Recycling Workers Fight for Fair Wages, Safety, and Dignity

Written by: Michael Katz, Senior Associate

An alarming number of injuries to recycling workers: The dirty and dangerous job of sorting and recovering recycled materials in Alameda County is performed by a mostly immigrant and largely female workforce. The workers are exposed to a host of dangers including contaminated hypodermic syringes, animal carcasses and feces, heavy dust and a host of sharp objects that cause injuries. On June 19, 2012, a waste worker in another part of the Davis Street facility was crushed to death – caused by Waste Management’s failure to follow safety laws, according to Cal-OSHA that fined the company more than $50,000 and issued two “Serious” citations for ignoring the law. The company is refusing to pay the fines and is trying to appeal the citations.

Right in Green For All’s own backyard, 250 recycling workers and their families are fighting for fair wages, safe working conditions and basic workplace dignity.

This Saturday, February 2, they are kicking off the Sustainable Recycling Justicia para Recicladores Campaign. Green For All staff and supporters will be joining the workers to show that we have their backs—and that jobs in the green economy should lift people up, with good workplace standards and just and healthy working conditions.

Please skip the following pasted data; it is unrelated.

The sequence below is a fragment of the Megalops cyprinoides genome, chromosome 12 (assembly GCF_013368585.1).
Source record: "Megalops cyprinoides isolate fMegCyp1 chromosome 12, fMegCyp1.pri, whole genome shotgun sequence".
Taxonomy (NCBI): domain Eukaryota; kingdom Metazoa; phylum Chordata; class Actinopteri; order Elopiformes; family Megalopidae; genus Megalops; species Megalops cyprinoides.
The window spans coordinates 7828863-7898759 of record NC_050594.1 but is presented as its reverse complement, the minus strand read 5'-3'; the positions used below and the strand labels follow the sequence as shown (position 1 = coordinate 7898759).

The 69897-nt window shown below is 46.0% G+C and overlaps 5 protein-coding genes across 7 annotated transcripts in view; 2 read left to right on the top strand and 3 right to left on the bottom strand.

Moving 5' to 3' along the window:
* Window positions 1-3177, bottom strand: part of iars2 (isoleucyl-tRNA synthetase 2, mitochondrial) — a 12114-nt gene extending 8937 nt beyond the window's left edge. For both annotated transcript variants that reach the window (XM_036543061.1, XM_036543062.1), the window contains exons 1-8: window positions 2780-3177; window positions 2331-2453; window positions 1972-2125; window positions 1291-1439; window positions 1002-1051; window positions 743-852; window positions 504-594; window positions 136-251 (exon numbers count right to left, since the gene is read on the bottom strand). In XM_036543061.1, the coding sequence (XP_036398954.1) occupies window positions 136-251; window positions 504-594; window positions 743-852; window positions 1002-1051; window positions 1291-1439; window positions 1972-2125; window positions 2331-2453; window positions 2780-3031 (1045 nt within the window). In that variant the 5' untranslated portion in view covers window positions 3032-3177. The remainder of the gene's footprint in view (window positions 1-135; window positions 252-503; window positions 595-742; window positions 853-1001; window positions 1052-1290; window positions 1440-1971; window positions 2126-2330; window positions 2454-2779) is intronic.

Alameda County recycling workers—which include many immigrants and people of color-- earn less than half the wages their counterparts earn in nearby San Francisco and San Jose, even though they work for the same contractors.  In Alameda County, workers are paid as little as $9 an hour and most earn $12 or less, while workers doing the same jobs in San Francisco and San Jose are paid $19 or more. Meanwhile, employees say they face hazardous working conditions, and face retaliation and intimidation when they complain.

We all pay for recycling and waste management services. We need to use our voice to demand that our dollars support safe, quality, local jobs.  When employers in any industry suppress wages and deny workers rights, it sends a signal to other employers, hurting all workers.  Consumers of green services and environmental advocates have an opportunity—and a responsibility—to stand behind the workers who make these important services possible.

These workers are putting their livelihoods on the line to stand up for their rights. In a few months, they start negotiating a new long long-term contract.  In the past, employers kept wages low and working conditions unsafe by negotiating unique contracts for each plant.  Today, our local recycling workforce is building power and will demand one contract for all workers that guarantees fair wages, safe, dignified work places and compliance with labor and immigration law. 


Join us this Saturday, 2/2, from 2 p.m. to 5 p.m. to support our local recycling workforce and learn about their dynamic campaign.  Participants will include recycling workers, policy experts, political leaders, community allies, and YOU! 


WHEN: Saturday, 2/2, from 2 p.m. to 5 p.m.

WHERE: ILWU Local 6 Union Hall, 99 Hegenberger Road, Oakland, CA

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